The lipid peroxidation levels in liver tissue are shown in Figure 3. Compared with that of the control group, there was a significant () increase in the lipid peroxidation level of the model group. The administration of lemon juice significantly () decreased the level of lipid peroxidation in a dose-dependent manner.

Figure 3: Effects of lemon juice on hepatic lipid peroxidation level in mice. Control: normal group; Model: alcohol group; LL: alcohol and low dose of lemon juice group; LM: alcohol and medium dose of lemon juice group; LH: alcohol and high dose of lemon juice group. means the levels of the parameters in the model group were significantly () different from those of the control group. # means the levels of the parameters in the treatment group were significantly () different from those of the model group.
3.4. Effects of Lemon Juice on Liver Antioxidant Enzyme Activities

Figure 4 represents the results of hepatic antioxidant enzyme activities in five groups. The SOD level in the liver increased significantly () in the model group compared with that in the control group. The CAT level in the liver decreased only slightly () in the model group compared with the control group in this study. However, treatment with lemon juice significantly () decreased the levels of SOD and CAT compared with those of the model group. In addition, all the biochemical parameters are summarized in Table 1.

Table 1: Effects of lemon juice on the levels of several biochemical parameters.
Figure 4: Effects of lemon juice on the activities of SOD (a) and CAT (b) in liver. Control: normal group; Model: alcohol group; LL: alcohol and low dose of lemon juice group; LM: alcohol and medium dose of lemon juice group; LH: alcohol and high dose of lemon juice group. means the levels of the parameters in the model group were significantly () different from those of the control group. # means the levels of the parameters in the treatment group were significantly () different from those of the model group.
3.5. Histopathological Evaluation

Histopathology assessment of the liver was carried out for all groups (Figure 5). There was no pathological abnormality observed in the liver of the control group with preserved cytoplasm and distinct nucleus as shown in Figure 5(a). In Figure 5(b), it was observed in the model group that ethanol induced necrosis changes and substantial small fat droplets changes in liver section. However, livers of mice in all lemon juice treated groups showed noticeable recovery from ethanol induced liver damage with fewer small fat droplets changes and hepatocytes necrosis features.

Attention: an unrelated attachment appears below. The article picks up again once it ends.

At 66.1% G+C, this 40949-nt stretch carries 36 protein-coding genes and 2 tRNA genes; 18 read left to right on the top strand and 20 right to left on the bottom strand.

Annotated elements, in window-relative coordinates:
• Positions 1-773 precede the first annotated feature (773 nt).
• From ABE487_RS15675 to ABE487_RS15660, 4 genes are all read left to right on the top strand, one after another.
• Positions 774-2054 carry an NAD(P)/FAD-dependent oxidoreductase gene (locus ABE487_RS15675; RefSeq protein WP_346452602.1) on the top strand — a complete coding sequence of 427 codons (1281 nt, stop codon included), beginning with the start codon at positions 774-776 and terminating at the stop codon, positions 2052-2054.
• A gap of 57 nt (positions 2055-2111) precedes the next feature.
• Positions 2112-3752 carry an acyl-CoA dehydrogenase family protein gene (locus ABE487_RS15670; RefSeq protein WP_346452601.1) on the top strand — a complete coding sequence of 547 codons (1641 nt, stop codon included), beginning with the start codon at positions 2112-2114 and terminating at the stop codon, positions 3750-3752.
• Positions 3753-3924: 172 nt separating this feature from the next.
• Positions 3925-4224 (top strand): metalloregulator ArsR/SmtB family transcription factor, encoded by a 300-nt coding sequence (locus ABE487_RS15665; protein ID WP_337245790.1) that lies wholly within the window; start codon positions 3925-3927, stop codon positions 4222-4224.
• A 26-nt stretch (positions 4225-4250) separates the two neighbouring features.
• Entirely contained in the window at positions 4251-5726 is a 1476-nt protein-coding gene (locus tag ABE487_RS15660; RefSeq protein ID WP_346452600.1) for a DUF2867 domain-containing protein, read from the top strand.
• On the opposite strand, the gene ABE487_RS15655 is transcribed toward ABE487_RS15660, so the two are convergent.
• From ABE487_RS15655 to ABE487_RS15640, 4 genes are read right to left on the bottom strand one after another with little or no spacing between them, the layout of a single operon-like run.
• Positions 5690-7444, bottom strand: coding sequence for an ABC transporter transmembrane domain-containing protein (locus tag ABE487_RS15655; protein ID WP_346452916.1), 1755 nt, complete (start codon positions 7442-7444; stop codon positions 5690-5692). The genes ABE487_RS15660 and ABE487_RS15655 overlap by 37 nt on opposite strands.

Figure 5: The photomicrographs of liver sections taken from mice. (a) Normal group; (b) alcohol group; (c) alcohol and low dose of lemon juice group; (d) alcohol and medium dose of lemon juice group; (e) alcohol and high dose of lemon juice group. Arrow indicates a condition of small fat droplets changes, and the circle indicates hepatocytes necrosis, which mainly occurs in alcohol model group.
3.6. The In Vitro Antioxidant Activity, Total Phenolic Contents (TPC), and Total Flavonoid Contents (TFC) of Lemon Juice

The in vitro antioxidant activities of lemon were evaluated using ferric-reducing antioxidant power (FRAP) and Trolox equivalent antioxidant capacity (TEAC) assays. The FRAP and TEAC values were μmol Fe(II)/g dry weight (DW) and μmol Trolox/g DW, respectively. The total phenolic contents (TPC) and total flavonoid contents (TFC) of lemon were  mg GAE/g DW and  mg QE/g DW, respectively.

4. Discussion

Alcohol use disorder causes substantial diseases, and the liver is the most adversely affected organ. In the present study, the effects of lemon juice on chronic alcohol-induced liver injury in mice were investigated. Ethanol induced impairment of liver in mice was evidenced by increased AST and ALT levels. Treatment with lemon juice lowered the increased levels of AST and ALT in serum. The return of the activities of aminotransferases (AST or ALT) in serum to normal indicates the regeneration of hepatocytes and the healing of hepatic parenchyma; therefore, lemon juice had a protective effect on alcohol-induced liver injury. The results were in agreement with previous reports that showed lemon possessing a hepatoprotective effect on liver injury induced by carbon tetrachloride and acute exercise [7, 13]. In addition, the chronic alcohol-induced liver damage was further confirmed by liver histopathological changes in the present study, and treatment with lemon juice also remarkably improved the liver histopathological changes, which further confirmed the hepatoprotective activity of lemon juice on alcohol-induced liver injury in mice.